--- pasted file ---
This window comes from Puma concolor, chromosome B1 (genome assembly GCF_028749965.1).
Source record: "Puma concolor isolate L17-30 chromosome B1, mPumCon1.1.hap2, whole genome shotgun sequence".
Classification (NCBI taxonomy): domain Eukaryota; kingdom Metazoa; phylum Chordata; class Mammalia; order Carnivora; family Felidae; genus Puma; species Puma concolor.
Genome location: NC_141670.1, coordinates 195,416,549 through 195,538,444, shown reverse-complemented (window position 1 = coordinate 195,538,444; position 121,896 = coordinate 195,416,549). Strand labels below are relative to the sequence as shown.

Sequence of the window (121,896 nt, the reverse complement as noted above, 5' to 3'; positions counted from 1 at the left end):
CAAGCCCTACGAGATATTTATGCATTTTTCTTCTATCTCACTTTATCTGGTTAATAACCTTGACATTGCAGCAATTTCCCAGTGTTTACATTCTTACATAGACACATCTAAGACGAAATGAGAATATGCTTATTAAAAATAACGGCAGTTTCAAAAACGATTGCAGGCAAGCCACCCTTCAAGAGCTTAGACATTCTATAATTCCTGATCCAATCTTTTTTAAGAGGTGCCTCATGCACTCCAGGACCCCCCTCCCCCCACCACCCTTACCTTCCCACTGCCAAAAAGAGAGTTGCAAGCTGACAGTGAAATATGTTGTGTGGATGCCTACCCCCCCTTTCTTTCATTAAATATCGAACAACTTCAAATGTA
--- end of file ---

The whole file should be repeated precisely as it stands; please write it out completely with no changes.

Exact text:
This window comes from Puma concolor, chromosome B1 (genome assembly GCF_028749965.1).
Source record: "Puma concolor isolate L17-30 chromosome B1, mPumCon1.1.hap2, whole genome shotgun sequence".
Classification (NCBI taxonomy): domain Eukaryota; kingdom Metazoa; phylum Chordata; class Mammalia; order Carnivora; family Felidae; genus Puma; species Puma concolor.
Genome location: NC_141670.1, coordinates 195,416,549 through 195,538,444, shown reverse-complemented (window position 1 = coordinate 195,538,444; position 121,896 = coordinate 195,416,549). Strand labels below are relative to the sequence as shown.

Sequence of the window (121,896 nt, the reverse complement as noted above, 5' to 3'; positions counted from 1 at the left end):
CAAGCCCTACGAGATATTTATGCATTTTTCTTCTATCTCACTTTATCTGGTTAATAACCTTGACATTGCAGCAATTTCCCAGTGTTTACATTCTTACATAGACACATCTAAGACGAAATGAGAATATGCTTATTAAAAATAACGGCAGTTTCAAAAACGATTGCAGGCAAGCCACCCTTCAAGAGCTTAGACATTCTATAATTCCTGATCCAATCTTTTTTAAGAGGTGCCTCATGCACTCCAGGACCCCCCTCCCCCCACCACCCTTACCTTCCCACTGCCAAAAAGAGAGTTGCAAGCTGACAGTGAAATATGTTGTGTGGATGCCTACCCCCCCTTTCTTTCATTAAATATCGAACAACTTCAAATGTA